Four diagrams. The first diagram is a stem with a rosulate leaf arrangement placed at the bottom with roots going downwards. The second diagram is a stem with an alternate leaf arrangement. The third is a stem with an opposite leaf arrangement. The fourth diagram is a stem with three whorled leaf arrangements.
Figure 1-20: Types of leaf arrangements.

Venation of leaves

The first leaf is labeled as parallel. This leaf is round and tapers to a point. Along the leaf are lines that begin at the stem and follow the shape to the point of the leaf. The second leaf is a Pinnate leaf. This leaf is round and tapers to a point. The edges of this leaf are serrated and lead to a point. Along the leaf is the central vein with branching veins along the leaf. The third leaf is a Palmate leaf with veins radiating from a central point at the stem.
Figure 1-21: Three examples of venation in leaves: parallel, pinnate, and palmate.

The vascular tissues from the stem extend as bundles through the petiole and spread out into the blade. The term venation refers to the pattern of vein distribution in the blade. Two principal types of venation are parallel-veined and net-veined.

Parallel-veined leaves are those with numerous veins that run essentially parallel to each other and are connected laterally by minute, straight veinlets. Possibly the most common type of parallel veining is that found in plants of the grass family, where the veins run from the base to the apex of the leaf. Another type of parallel venation is found in plants such as banana, calla, and pickerel-weed, where the parallel veins run laterally from the midrib. Parallel-veined leaves mainly occur on monocot plants.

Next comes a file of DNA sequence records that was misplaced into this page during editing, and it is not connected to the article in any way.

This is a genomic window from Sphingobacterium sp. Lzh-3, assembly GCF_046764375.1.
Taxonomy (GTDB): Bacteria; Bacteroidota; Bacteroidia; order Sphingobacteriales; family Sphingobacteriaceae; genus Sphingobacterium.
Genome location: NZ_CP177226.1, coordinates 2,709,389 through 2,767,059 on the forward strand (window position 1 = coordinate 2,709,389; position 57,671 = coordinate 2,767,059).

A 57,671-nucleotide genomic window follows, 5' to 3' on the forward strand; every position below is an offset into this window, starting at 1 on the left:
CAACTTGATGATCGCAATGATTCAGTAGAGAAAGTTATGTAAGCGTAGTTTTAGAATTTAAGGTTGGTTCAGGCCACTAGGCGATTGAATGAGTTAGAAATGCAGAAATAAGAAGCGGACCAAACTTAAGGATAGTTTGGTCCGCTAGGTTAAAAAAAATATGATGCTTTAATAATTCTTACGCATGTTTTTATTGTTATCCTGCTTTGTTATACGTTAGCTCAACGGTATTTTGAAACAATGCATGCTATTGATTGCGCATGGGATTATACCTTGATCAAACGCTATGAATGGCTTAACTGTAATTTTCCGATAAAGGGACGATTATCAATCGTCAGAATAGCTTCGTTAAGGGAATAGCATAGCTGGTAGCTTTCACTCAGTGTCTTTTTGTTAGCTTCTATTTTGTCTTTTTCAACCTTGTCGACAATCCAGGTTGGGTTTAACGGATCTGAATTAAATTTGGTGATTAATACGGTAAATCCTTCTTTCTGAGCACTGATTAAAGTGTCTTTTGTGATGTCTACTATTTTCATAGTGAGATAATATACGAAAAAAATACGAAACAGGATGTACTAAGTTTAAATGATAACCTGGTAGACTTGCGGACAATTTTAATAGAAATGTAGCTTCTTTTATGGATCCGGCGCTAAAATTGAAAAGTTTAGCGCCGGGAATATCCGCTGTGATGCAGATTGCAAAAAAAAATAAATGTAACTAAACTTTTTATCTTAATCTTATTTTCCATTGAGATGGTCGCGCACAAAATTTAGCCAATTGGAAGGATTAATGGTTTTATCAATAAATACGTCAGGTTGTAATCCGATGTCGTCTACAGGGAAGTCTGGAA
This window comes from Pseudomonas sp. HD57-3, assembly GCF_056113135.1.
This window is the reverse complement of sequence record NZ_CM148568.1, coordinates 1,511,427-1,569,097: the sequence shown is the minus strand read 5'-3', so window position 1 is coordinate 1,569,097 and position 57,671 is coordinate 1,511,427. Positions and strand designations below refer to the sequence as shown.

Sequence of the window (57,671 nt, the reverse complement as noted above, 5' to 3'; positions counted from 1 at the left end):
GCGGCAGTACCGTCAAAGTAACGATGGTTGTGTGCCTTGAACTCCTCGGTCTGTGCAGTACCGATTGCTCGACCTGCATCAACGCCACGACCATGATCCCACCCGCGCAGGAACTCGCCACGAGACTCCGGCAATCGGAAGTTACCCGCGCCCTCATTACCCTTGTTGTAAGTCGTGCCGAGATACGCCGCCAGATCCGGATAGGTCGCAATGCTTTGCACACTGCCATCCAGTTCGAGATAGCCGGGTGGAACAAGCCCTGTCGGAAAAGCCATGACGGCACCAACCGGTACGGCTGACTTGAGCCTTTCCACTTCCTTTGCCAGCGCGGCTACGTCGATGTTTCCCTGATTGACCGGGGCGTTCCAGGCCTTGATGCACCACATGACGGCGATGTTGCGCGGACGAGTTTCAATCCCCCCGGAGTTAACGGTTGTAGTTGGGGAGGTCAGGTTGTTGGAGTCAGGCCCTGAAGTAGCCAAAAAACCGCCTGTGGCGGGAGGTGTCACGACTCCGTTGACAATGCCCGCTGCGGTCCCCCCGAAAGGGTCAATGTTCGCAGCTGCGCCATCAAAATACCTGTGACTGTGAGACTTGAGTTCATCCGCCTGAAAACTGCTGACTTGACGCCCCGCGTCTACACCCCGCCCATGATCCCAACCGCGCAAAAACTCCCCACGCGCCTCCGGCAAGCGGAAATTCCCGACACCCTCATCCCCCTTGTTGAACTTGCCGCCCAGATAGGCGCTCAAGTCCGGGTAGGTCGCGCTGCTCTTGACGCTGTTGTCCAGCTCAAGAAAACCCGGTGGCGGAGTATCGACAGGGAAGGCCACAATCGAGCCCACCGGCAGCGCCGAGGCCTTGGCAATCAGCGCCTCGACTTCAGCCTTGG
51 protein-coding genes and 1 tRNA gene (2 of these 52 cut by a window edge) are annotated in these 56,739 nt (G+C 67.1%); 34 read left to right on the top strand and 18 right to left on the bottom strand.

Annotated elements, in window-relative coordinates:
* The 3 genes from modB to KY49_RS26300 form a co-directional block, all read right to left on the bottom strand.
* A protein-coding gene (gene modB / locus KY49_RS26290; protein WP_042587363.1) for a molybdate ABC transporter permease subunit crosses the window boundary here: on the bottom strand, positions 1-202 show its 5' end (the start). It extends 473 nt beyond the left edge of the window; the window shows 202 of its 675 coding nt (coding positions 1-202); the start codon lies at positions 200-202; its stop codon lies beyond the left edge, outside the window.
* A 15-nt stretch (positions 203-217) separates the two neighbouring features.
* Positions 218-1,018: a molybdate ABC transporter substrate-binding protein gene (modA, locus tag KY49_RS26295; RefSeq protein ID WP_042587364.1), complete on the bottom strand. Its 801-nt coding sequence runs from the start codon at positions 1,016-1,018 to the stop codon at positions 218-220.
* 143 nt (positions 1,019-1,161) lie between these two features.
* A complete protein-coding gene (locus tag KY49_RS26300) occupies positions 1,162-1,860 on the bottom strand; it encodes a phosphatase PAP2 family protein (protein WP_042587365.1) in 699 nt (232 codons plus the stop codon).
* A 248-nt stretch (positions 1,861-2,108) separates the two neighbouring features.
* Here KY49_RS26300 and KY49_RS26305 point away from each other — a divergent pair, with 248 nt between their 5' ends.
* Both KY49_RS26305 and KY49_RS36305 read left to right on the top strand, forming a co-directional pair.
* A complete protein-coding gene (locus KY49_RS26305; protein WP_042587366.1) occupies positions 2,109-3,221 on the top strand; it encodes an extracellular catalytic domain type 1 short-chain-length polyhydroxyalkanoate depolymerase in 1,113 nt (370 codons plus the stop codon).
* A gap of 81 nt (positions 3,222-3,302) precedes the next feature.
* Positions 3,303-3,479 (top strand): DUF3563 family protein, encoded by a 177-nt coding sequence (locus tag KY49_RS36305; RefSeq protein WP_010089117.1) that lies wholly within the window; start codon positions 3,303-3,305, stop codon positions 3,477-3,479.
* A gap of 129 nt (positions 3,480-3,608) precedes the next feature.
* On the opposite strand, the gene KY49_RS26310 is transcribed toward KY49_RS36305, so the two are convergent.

Net-veined leaves,, also called reticulate-veined, have veins that branch from the main rib(s), then subdivide into finer veinlets which then unite in a complicated network. This system of enmeshed veins gives the leaf more resistance to tearing than most parallel-veined leaves. Net venation may be either pinnate or palmate. In pinnate venation, the veins extend laterally at an angle from the midrib to the edge, as in apple, cherry, and peach.

Palmate venation occurs in grape and maple leaves where the principal veins extend outward, like the ribs of a fan, from the petiole near the base of the leaf blade. Net-veined leaves occur on dicot plants..

Leaf shape

Common leaf blade shapes (found in leaves and leaflets):

  • Acicular: Needle-like
  • Subulate: Awl-shaped with tapering point
  • Linear: Narrow, several times longer than wide; approximately the same width throughout
  • Oblong: Leaf is 2-3x as long as it is wide and has parallel sides
  • Elliptical: Two or three times longer than wide; tapering to an acute or rounded apex and base
  • Ovate: Egg-shaped, basal portion wide; tapering toward the apex
  • Obovate: Leaf is broadest above the middle and about 2x as long as wide
  • Lanceolate: Longer than wide; tapering toward the apex and base
  • Oblanceolate: Leaf is 3x longer than wide and broadest above the middle
  • Spatulate: Generally narrow leaves widening to a round shape at the tip
  • Reniform: Leaves wider than they are high
  • Hastate: Arrowhead shaped leaves
  • Deltoid: Triangular
  • Cordate: Heart-shaped, broadly ovate; tapering to an acute apex, with the base turning in and forming a notch where the petiole is attached